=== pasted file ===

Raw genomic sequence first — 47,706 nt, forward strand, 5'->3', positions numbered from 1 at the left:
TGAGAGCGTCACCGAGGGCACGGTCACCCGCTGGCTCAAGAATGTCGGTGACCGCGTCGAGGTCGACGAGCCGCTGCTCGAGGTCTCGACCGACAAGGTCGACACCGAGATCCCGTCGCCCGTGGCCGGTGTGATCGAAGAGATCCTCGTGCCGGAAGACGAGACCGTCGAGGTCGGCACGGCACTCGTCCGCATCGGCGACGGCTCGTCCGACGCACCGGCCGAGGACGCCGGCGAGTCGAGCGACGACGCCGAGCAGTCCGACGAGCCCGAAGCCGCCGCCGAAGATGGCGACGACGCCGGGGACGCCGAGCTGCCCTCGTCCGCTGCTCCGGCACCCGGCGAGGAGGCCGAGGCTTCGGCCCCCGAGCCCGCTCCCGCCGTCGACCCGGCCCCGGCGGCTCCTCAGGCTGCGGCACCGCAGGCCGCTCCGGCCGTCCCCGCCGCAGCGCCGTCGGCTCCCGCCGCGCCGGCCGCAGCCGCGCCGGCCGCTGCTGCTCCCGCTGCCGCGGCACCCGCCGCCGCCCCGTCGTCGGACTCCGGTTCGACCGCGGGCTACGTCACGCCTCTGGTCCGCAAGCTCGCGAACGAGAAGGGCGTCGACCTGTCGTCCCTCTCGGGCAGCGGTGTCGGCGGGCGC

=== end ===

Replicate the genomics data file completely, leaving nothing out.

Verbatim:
Raw genomic sequence first — 47,706 nt, forward strand, 5'->3', positions numbered from 1 at the left:
TGAGAGCGTCACCGAGGGCACGGTCACCCGCTGGCTCAAGAATGTCGGTGACCGCGTCGAGGTCGACGAGCCGCTGCTCGAGGTCTCGACCGACAAGGTCGACACCGAGATCCCGTCGCCCGTGGCCGGTGTGATCGAAGAGATCCTCGTGCCGGAAGACGAGACCGTCGAGGTCGGCACGGCACTCGTCCGCATCGGCGACGGCTCGTCCGACGCACCGGCCGAGGACGCCGGCGAGTCGAGCGACGACGCCGAGCAGTCCGACGAGCCCGAAGCCGCCGCCGAAGATGGCGACGACGCCGGGGACGCCGAGCTGCCCTCGTCCGCTGCTCCGGCACCCGGCGAGGAGGCCGAGGCTTCGGCCCCCGAGCCCGCTCCCGCCGTCGACCCGGCCCCGGCGGCTCCTCAGGCTGCGGCACCGCAGGCCGCTCCGGCCGTCCCCGCCGCAGCGCCGTCGGCTCCCGCCGCGCCGGCCGCAGCCGCGCCGGCCGCTGCTGCTCCCGCTGCCGCGGCACCCGCCGCCGCCCCGTCGTCGGACTCCGGTTCGACCGCGGGCTACGTCACGCCTCTGGTCCGCAAGCTCGCGAACGAGAAGGGCGTCGACCTGTCGTCCCTCTCGGGCAGCGGTGTCGGCGGGCGC